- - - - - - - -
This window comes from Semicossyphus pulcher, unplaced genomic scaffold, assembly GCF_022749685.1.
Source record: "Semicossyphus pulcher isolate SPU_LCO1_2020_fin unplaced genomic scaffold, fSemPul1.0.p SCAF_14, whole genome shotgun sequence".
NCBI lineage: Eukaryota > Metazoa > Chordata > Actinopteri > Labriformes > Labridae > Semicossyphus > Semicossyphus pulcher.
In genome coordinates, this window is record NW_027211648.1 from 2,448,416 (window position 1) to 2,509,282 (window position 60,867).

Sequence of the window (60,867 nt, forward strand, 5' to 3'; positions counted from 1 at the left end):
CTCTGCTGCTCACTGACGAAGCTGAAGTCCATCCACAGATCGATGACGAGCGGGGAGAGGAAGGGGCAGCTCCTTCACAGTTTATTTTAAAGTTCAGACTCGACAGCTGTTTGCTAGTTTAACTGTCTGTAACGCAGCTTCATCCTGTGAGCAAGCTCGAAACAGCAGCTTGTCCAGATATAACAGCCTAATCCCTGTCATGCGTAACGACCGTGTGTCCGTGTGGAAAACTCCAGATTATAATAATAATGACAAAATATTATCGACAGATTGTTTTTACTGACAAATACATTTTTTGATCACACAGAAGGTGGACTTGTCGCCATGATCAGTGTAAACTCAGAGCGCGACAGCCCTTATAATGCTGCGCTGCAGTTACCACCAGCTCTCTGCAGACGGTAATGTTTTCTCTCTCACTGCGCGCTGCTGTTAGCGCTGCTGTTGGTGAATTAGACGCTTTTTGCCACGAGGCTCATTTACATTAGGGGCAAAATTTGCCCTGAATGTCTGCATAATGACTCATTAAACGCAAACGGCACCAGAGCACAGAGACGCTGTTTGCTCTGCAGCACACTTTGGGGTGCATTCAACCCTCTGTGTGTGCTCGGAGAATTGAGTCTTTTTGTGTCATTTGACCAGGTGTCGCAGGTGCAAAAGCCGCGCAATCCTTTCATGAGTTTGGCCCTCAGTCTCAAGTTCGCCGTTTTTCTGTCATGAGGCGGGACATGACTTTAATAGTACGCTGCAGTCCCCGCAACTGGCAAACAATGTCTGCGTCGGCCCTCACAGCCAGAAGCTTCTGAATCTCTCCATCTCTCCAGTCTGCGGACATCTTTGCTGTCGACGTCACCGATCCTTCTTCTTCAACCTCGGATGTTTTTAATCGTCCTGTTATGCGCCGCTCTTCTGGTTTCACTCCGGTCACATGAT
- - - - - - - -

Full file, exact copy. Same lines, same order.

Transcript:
This window comes from Semicossyphus pulcher, unplaced genomic scaffold, assembly GCF_022749685.1.
Source record: "Semicossyphus pulcher isolate SPU_LCO1_2020_fin unplaced genomic scaffold, fSemPul1.0.p SCAF_14, whole genome shotgun sequence".
NCBI lineage: Eukaryota > Metazoa > Chordata > Actinopteri > Labriformes > Labridae > Semicossyphus > Semicossyphus pulcher.
In genome coordinates, this window is record NW_027211648.1 from 2,448,416 (window position 1) to 2,509,282 (window position 60,867).

Sequence of the window (60,867 nt, forward strand, 5' to 3'; positions counted from 1 at the left end):
CTCTGCTGCTCACTGACGAAGCTGAAGTCCATCCACAGATCGATGACGAGCGGGGAGAGGAAGGGGCAGCTCCTTCACAGTTTATTTTAAAGTTCAGACTCGACAGCTGTTTGCTAGTTTAACTGTCTGTAACGCAGCTTCATCCTGTGAGCAAGCTCGAAACAGCAGCTTGTCCAGATATAACAGCCTAATCCCTGTCATGCGTAACGACCGTGTGTCCGTGTGGAAAACTCCAGATTATAATAATAATGACAAAATATTATCGACAGATTGTTTTTACTGACAAATACATTTTTTGATCACACAGAAGGTGGACTTGTCGCCATGATCAGTGTAAACTCAGAGCGCGACAGCCCTTATAATGCTGCGCTGCAGTTACCACCAGCTCTCTGCAGACGGTAATGTTTTCTCTCTCACTGCGCGCTGCTGTTAGCGCTGCTGTTGGTGAATTAGACGCTTTTTGCCACGAGGCTCATTTACATTAGGGGCAAAATTTGCCCTGAATGTCTGCATAATGACTCATTAAACGCAAACGGCACCAGAGCACAGAGACGCTGTTTGCTCTGCAGCACACTTTGGGGTGCATTCAACCCTCTGTGTGTGCTCGGAGAATTGAGTCTTTTTGTGTCATTTGACCAGGTGTCGCAGGTGCAAAAGCCGCGCAATCCTTTCATGAGTTTGGCCCTCAGTCTCAAGTTCGCCGTTTTTCTGTCATGAGGCGGGACATGACTTTAATAGTACGCTGCAGTCCCCGCAACTGGCAAACAATGTCTGCGTCGGCCCTCACAGCCAGAAGCTTCTGAATCTCTCCATCTCTCCAGTCTGCGGACATCTTTGCTGTCGACGTCACCGATCCTTCTTCTTCAACCTCGGATGTTTTTAATCGTCCTGTTATGCGCCGCTCTTCTGGTTTCACTCCGGTCACATGAT